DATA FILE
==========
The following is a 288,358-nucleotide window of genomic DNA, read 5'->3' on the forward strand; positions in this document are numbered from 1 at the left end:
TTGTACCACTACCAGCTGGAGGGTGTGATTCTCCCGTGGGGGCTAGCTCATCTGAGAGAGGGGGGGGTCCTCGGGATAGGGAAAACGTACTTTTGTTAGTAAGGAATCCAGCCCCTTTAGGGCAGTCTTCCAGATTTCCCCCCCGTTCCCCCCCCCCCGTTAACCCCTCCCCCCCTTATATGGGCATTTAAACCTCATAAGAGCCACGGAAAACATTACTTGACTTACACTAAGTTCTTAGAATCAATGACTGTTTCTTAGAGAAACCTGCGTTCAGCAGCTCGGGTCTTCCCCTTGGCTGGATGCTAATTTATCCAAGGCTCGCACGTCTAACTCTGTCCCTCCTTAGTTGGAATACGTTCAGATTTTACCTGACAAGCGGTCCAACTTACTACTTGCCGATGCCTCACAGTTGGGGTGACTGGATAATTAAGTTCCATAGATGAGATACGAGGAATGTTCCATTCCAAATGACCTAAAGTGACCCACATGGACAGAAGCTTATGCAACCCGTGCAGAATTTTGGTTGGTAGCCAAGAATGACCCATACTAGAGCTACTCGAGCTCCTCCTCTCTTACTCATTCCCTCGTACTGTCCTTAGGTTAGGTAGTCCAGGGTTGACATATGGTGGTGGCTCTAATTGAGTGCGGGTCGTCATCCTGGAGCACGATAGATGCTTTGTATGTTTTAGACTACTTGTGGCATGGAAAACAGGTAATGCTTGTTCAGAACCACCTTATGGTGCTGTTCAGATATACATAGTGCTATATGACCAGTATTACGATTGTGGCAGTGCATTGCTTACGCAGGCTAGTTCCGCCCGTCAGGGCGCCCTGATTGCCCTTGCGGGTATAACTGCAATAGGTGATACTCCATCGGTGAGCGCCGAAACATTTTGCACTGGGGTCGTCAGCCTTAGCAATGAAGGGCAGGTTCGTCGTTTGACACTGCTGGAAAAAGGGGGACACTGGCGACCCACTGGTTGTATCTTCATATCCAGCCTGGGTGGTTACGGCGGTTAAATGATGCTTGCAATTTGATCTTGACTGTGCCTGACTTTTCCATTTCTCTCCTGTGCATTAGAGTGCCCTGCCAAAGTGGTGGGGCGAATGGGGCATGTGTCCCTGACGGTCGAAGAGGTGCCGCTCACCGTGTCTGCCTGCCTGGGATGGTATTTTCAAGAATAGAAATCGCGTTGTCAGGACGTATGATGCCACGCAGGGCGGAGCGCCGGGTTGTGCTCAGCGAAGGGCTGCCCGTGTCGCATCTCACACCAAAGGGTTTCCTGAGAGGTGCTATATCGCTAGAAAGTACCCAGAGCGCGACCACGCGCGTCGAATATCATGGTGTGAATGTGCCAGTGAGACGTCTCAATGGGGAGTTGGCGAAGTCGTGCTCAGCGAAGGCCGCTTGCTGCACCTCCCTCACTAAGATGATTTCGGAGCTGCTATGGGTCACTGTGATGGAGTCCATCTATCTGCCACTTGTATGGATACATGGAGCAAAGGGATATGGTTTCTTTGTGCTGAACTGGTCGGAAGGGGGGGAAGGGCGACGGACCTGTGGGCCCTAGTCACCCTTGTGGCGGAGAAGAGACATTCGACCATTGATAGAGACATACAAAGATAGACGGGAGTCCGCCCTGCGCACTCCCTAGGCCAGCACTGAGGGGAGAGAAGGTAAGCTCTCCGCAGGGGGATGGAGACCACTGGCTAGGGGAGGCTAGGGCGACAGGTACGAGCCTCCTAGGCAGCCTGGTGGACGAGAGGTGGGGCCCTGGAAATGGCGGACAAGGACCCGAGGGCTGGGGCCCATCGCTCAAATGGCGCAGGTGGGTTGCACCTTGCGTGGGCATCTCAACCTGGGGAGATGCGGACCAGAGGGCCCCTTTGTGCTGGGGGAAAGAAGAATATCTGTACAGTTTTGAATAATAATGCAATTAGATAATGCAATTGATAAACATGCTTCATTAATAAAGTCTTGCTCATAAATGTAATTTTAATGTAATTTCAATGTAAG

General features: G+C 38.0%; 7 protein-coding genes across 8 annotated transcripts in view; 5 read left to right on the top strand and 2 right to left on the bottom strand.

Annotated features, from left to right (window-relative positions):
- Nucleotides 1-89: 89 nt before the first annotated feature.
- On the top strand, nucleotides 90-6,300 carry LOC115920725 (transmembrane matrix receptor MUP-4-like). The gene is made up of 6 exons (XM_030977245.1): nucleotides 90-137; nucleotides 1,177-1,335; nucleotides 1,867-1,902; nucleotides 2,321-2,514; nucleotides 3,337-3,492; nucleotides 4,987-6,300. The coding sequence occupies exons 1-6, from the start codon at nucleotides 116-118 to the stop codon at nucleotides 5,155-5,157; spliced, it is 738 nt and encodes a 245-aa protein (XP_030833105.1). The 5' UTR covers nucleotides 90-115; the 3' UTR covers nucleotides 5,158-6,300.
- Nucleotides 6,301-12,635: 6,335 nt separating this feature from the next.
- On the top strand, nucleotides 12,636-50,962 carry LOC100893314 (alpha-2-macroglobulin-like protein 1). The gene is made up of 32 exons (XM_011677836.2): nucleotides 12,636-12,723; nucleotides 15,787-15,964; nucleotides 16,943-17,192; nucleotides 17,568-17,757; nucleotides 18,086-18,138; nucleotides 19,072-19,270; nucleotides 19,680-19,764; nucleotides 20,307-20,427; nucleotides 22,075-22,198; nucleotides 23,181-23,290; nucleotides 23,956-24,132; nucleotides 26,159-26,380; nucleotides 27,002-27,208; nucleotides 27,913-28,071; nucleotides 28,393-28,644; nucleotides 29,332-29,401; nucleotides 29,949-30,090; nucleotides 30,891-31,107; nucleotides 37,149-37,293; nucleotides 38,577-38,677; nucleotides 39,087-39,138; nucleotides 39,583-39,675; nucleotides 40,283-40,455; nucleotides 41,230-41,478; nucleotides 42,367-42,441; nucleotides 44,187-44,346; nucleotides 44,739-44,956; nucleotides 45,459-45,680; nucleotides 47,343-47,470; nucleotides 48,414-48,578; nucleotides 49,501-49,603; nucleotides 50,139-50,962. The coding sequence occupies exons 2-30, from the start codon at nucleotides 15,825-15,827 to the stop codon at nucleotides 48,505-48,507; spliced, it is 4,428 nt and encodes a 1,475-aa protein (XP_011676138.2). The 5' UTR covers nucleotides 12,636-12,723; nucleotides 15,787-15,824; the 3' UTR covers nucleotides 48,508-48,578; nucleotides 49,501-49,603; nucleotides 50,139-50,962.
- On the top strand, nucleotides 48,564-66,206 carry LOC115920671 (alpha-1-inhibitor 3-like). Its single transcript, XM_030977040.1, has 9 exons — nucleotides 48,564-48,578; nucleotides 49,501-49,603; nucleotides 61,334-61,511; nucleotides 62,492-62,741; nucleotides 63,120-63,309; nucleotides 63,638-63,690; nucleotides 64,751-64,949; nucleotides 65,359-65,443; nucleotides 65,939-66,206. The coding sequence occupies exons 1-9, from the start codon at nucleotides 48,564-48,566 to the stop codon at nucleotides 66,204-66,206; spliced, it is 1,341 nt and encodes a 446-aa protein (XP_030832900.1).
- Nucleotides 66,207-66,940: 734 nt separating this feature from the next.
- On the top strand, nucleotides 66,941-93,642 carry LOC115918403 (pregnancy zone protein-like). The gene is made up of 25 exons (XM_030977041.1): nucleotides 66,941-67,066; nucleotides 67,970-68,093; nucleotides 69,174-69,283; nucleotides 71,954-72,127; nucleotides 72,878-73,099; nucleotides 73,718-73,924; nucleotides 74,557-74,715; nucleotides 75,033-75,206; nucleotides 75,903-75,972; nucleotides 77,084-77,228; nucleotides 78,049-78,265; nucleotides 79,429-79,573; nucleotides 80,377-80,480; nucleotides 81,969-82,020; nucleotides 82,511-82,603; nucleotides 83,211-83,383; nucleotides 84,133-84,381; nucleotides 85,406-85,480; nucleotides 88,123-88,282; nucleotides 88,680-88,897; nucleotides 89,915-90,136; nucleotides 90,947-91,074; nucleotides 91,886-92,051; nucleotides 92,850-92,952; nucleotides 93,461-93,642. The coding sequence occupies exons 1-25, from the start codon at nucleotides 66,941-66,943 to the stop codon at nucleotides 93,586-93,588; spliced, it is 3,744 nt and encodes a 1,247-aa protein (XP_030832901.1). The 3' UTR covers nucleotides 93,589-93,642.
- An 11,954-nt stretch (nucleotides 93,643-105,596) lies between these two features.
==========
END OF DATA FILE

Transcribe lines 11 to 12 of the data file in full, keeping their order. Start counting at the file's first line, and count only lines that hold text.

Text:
- On the top strand, nucleotides 66,941-93,642 carry LOC115918403 (pregnancy zone protein-like). The gene is made up of 25 exons (XM_030977041.1): nucleotides 66,941-67,066; nucleotides 67,970-68,093; nucleotides 69,174-69,283; nucleotides 71,954-72,127; nucleotides 72,878-73,099; nucleotides 73,718-73,924; nucleotides 74,557-74,715; nucleotides 75,033-75,206; nucleotides 75,903-75,972; nucleotides 77,084-77,228; nucleotides 78,049-78,265; nucleotides 79,429-79,573; nucleotides 80,377-80,480; nucleotides 81,969-82,020; nucleotides 82,511-82,603; nucleotides 83,211-83,383; nucleotides 84,133-84,381; nucleotides 85,406-85,480; nucleotides 88,123-88,282; nucleotides 88,680-88,897; nucleotides 89,915-90,136; nucleotides 90,947-91,074; nucleotides 91,886-92,051; nucleotides 92,850-92,952; nucleotides 93,461-93,642. The coding sequence occupies exons 1-25, from the start codon at nucleotides 66,941-66,943 to the stop codon at nucleotides 93,586-93,588; spliced, it is 3,744 nt and encodes a 1,247-aa protein (XP_030832901.1). The 3' UTR covers nucleotides 93,589-93,642.
- An 11,954-nt stretch (nucleotides 93,643-105,596) lies between these two features.